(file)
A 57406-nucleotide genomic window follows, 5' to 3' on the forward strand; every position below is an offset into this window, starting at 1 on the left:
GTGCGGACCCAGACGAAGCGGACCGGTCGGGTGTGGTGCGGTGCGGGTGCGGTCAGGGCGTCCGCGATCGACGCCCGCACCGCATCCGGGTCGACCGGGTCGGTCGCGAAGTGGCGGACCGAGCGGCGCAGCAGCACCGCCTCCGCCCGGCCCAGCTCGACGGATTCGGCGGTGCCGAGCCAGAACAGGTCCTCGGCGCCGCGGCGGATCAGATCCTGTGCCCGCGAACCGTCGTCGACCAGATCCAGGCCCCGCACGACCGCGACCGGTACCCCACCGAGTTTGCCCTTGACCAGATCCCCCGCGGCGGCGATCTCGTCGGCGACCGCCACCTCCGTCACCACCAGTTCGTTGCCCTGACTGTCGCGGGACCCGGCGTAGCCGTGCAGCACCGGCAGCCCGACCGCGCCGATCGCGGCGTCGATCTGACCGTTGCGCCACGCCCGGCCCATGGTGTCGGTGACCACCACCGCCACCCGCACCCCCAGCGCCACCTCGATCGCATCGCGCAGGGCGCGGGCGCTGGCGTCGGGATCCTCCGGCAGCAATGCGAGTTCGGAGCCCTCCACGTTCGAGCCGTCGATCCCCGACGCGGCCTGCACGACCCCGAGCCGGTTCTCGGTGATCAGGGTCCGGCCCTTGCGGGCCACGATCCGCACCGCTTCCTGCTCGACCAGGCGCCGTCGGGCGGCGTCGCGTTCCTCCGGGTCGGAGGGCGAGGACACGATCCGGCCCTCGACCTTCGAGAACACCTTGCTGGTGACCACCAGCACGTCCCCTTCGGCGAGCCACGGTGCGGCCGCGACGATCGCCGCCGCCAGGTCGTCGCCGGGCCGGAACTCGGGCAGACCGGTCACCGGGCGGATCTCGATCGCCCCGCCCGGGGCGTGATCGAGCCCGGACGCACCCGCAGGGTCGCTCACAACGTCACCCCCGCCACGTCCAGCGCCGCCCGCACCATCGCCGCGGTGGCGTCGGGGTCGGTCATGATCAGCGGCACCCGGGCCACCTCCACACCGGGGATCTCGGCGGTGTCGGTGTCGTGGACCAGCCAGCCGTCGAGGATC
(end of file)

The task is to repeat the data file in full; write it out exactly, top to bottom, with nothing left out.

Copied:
A 57406-nucleotide genomic window follows, 5' to 3' on the forward strand; every position below is an offset into this window, starting at 1 on the left:
GTGCGGACCCAGACGAAGCGGACCGGTCGGGTGTGGTGCGGTGCGGGTGCGGTCAGGGCGTCCGCGATCGACGCCCGCACCGCATCCGGGTCGACCGGGTCGGTCGCGAAGTGGCGGACCGAGCGGCGCAGCAGCACCGCCTCCGCCCGGCCCAGCTCGACGGATTCGGCGGTGCCGAGCCAGAACAGGTCCTCGGCGCCGCGGCGGATCAGATCCTGTGCCCGCGAACCGTCGTCGACCAGATCCAGGCCCCGCACGACCGCGACCGGTACCCCACCGAGTTTGCCCTTGACCAGATCCCCCGCGGCGGCGATCTCGTCGGCGACCGCCACCTCCGTCACCACCAGTTCGTTGCCCTGACTGTCGCGGGACCCGGCGTAGCCGTGCAGCACCGGCAGCCCGACCGCGCCGATCGCGGCGTCGATCTGACCGTTGCGCCACGCCCGGCCCATGGTGTCGGTGACCACCACCGCCACCCGCACCCCCAGCGCCACCTCGATCGCATCGCGCAGGGCGCGGGCGCTGGCGTCGGGATCCTCCGGCAGCAATGCGAGTTCGGAGCCCTCCACGTTCGAGCCGTCGATCCCCGACGCGGCCTGCACGACCCCGAGCCGGTTCTCGGTGATCAGGGTCCGGCCCTTGCGGGCCACGATCCGCACCGCTTCCTGCTCGACCAGGCGCCGTCGGGCGGCGTCGCGTTCCTCCGGGTCGGAGGGCGAGGACACGATCCGGCCCTCGACCTTCGAGAACACCTTGCTGGTGACCACCAGCACGTCCCCTTCGGCGAGCCACGGTGCGGCCGCGACGATCGCCGCCGCCAGGTCGTCGCCGGGCCGGAACTCGGGCAGACCGGTCACCGGGCGGATCTCGATCGCCCCGCCCGGGGCGTGATCGAGCCCGGACGCACCCGCAGGGTCGCTCACAACGTCACCCCCGCCACGTCCAGCGCCGCCCGCACCATCGCCGCGGTGGCGTCGGGGTCGGTCATGATCAGCGGCACCCGGGCCACCTCCACACCGGGGATCTCGGCGGTGTCGGTGTCGTGGACCAGCCAGCCGTCGAGGATC